So, now that it’s fixed, is there a wobble? Not a huge one like there was, and not any less than there always were. I was at the flea market last Sunday and there’s only one seller in the entire market that sells only vintage hand tools. I checked three 2A hand drills and a smaller one I wanted and every one of them had the same amount of wobble as mine. Take a modern day drill in comparison and you will immediately notice the difference. The modern drill spins, true. I wasn’t around when these hand drills were built new to know whether they were built with the wobble. I remember reading somewhere that the chap who designed the 2A said that out of all the hand drills they’ve designed and built, the 2A is the best. With that in mind I can’t lay any blame on the manufacturers, nor can I say over time this buggered up. What I know is that all the hand drills I’ve tested at the markets perform the same as mine, and that is extremely annoying when I’m trying to be precise when working on something delicate. If I get a chance to try out a modern day chuck that fits this drill, I would like to see if this would zero out the wobble and make it perform like a modern day quality drill.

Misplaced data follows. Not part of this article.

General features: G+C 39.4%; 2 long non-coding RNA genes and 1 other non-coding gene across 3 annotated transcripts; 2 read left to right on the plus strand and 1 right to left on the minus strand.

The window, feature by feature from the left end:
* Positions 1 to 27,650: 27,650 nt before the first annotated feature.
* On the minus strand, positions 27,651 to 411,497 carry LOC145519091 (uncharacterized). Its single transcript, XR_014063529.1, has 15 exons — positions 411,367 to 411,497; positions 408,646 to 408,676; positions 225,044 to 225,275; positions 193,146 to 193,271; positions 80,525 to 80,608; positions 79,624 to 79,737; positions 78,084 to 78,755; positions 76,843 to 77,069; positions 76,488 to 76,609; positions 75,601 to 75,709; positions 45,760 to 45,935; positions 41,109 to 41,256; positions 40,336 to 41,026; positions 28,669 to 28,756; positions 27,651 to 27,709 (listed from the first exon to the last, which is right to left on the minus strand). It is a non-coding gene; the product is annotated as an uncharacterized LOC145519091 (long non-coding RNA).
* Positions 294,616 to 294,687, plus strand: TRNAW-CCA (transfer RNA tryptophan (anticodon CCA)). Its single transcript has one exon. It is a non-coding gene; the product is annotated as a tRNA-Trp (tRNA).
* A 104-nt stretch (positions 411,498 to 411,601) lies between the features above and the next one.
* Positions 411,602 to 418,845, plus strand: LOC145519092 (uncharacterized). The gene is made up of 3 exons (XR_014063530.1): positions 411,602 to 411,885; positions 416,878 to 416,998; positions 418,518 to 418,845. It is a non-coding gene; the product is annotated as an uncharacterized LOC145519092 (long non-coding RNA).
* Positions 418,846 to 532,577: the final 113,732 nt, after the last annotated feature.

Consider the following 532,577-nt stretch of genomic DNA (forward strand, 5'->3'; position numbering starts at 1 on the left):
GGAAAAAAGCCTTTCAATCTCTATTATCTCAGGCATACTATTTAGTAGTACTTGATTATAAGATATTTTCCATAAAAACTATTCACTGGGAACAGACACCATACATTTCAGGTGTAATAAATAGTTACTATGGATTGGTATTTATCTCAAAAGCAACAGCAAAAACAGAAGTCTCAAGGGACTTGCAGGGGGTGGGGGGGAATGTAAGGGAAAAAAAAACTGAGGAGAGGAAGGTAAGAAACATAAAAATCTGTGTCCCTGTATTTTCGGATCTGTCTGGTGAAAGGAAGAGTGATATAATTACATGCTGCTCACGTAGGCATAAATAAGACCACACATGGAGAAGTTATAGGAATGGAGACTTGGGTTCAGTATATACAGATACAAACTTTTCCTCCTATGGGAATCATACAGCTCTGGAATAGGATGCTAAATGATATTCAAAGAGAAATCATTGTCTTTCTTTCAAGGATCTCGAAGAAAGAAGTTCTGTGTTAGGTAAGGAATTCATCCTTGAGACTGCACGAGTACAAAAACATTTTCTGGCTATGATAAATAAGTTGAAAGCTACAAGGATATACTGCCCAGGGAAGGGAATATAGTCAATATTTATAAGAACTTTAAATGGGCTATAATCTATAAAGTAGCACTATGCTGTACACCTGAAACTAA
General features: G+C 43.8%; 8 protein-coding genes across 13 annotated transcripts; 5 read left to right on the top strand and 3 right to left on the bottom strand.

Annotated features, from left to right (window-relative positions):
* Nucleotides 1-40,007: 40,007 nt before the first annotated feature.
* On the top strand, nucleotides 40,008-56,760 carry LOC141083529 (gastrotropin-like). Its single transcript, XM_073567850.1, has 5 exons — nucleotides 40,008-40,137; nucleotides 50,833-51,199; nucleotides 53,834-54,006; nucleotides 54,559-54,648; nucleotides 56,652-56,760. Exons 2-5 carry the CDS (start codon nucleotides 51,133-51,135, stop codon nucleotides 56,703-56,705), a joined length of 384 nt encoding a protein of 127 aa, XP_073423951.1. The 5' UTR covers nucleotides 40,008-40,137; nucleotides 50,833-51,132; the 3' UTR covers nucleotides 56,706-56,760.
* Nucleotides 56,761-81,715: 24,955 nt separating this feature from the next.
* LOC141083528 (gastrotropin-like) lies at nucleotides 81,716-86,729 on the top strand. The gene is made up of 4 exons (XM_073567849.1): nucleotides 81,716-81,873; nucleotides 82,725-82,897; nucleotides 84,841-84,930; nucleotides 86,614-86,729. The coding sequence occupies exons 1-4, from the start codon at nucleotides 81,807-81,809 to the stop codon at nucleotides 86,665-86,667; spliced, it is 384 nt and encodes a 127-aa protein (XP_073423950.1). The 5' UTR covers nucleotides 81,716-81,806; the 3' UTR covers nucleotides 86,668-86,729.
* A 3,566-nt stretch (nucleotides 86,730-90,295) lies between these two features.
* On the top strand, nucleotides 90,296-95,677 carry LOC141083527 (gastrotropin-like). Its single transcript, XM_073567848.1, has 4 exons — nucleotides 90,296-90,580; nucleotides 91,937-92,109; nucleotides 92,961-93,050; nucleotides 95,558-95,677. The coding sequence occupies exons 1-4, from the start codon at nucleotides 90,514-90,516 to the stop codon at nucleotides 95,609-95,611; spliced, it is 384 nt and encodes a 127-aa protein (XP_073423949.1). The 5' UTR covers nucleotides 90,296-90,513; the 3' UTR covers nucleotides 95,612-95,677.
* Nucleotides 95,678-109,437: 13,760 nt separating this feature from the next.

I’m so used to working with it, it would feel alien to use a modern cordless. If the opportunity arises that I find a non-used version of the 2A or a toolmaker decides they will make one and it doesn’t cost $1000 as what’s becoming the trend nowadays because of the “unplugged” hype, coupled with the cost of production, labour etc etc, I will buy one. Lee Valley has introduced a hand drill that’s perfect for those who work on boxes, but nothing larger.

Out of the three hand braces I have 8, 10 and 12″ the 12 is cactus, it will not spin true whilst thankfully the other two do. If you look closely in videos of people using a brace, you will see many as they’re boring that the bit isn’t turning true. This will cause the hole you’re boring to be slightly larger than the bit. This is the dilemma you face with vintage tools, they’re old and a lot of them are out of their use by date. We can only do the best we can through the limits we’ve imposed upon ourselves through our love for hand tool woodworking.